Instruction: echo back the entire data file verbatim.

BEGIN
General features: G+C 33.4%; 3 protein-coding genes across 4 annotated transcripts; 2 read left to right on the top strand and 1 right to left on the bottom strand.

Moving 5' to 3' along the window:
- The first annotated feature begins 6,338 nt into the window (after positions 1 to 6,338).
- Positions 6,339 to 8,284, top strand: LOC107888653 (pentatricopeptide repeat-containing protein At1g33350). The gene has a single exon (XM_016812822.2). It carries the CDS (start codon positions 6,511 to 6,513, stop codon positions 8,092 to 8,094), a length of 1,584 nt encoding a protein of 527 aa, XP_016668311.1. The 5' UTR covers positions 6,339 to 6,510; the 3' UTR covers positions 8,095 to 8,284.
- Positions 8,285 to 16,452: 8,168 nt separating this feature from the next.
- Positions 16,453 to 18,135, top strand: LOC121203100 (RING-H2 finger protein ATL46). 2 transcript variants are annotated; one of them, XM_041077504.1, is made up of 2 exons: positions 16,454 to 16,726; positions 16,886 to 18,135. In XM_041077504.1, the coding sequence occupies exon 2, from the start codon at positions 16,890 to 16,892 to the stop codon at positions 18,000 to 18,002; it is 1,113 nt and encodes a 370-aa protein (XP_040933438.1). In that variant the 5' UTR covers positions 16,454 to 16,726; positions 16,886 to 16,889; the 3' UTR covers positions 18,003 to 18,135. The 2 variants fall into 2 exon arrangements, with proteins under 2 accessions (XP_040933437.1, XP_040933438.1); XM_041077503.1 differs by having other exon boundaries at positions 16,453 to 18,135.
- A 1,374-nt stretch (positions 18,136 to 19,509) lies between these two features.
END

General features: G+C 33.4%; 3 protein-coding genes across 4 annotated transcripts; 2 read left to right on the top strand and 1 right to left on the bottom strand.

Moving 5' to 3' along the window:
- The first annotated feature begins 6,338 nt into the window (after positions 1 to 6,338).
- Positions 6,339 to 8,284, top strand: LOC107888653 (pentatricopeptide repeat-containing protein At1g33350). The gene has a single exon (XM_016812822.2). It carries the CDS (start codon positions 6,511 to 6,513, stop codon positions 8,092 to 8,094), a length of 1,584 nt encoding a protein of 527 aa, XP_016668311.1. The 5' UTR covers positions 6,339 to 6,510; the 3' UTR covers positions 8,095 to 8,284.
- Positions 8,285 to 16,452: 8,168 nt separating this feature from the next.
- Positions 16,453 to 18,135, top strand: LOC121203100 (RING-H2 finger protein ATL46). 2 transcript variants are annotated; one of them, XM_041077504.1, is made up of 2 exons: positions 16,454 to 16,726; positions 16,886 to 18,135. In XM_041077504.1, the coding sequence occupies exon 2, from the start codon at positions 16,890 to 16,892 to the stop codon at positions 18,000 to 18,002; it is 1,113 nt and encodes a 370-aa protein (XP_040933438.1). In that variant the 5' UTR covers positions 16,454 to 16,726; positions 16,886 to 16,889; the 3' UTR covers positions 18,003 to 18,135. The 2 variants fall into 2 exon arrangements, with proteins under 2 accessions (XP_040933437.1, XP_040933438.1); XM_041077503.1 differs by having other exon boundaries at positions 16,453 to 18,135.
- A 1,374-nt stretch (positions 18,136 to 19,509) lies between these two features.